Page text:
Eighteen men unhappy at being paid less than their female colleagues at a university have been awarded a total of £460,000 in back pay.
The caretakers and maintenance staff won their sex discrimination case in April.
Bosses had defended themselves by insisting that the difference was not due to gender but down to changes to the men’s contracts.
The University of Wales Trinity Saint David said it was dealing with the consequences of historical decisions made by Swansea Metropolitan University.
It is believed to be the first time such a large group of men had launched legal action in Britain claiming sexual discrimination.
All the men were originally employed by Swansea Metropolitan University, which merged with the University of Wales Trinity St David in August last year.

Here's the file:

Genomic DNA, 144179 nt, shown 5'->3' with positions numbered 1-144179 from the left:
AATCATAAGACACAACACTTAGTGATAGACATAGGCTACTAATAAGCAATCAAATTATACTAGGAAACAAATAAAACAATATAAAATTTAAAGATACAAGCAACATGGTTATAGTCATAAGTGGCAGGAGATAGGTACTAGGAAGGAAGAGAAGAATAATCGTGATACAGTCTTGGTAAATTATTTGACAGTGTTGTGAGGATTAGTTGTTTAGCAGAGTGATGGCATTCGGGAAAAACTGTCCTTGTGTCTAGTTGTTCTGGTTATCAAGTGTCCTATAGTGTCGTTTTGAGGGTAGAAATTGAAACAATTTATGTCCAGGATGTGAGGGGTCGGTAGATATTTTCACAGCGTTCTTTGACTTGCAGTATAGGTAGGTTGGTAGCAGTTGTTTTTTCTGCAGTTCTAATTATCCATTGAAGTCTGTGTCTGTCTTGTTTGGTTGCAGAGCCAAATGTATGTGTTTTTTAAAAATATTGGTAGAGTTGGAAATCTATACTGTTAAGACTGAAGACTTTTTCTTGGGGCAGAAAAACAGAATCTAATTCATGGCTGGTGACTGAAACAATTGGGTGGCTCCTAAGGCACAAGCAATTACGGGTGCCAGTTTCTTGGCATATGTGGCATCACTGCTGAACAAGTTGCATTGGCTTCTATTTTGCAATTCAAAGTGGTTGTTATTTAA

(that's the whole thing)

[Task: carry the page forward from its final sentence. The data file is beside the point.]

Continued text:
The men had originally been on minimum 45-hour-a-week contracts. However, that all changed when new regulations sought to standardise workers’ contracts to a 37-hour working week.
The university feared the drop in hours would cause problems, and so bosses decided to guarantee the men the extra eight hours but class it as overtime pay.
But when the new system was put into action, the men said they realised their hourly rate was less than women who were on the same pay scale.
The University of Wales Trinity Saint David said it had no involvement in the decisions that were made by Swansea Metropolitan University in 2007 which resulted in the case.
One spokesperson said. “This was a complex case and we are very disappointed that the newly merged university now has to deal with, in an appropriate manner and with due care, the consequences of historical decisions.”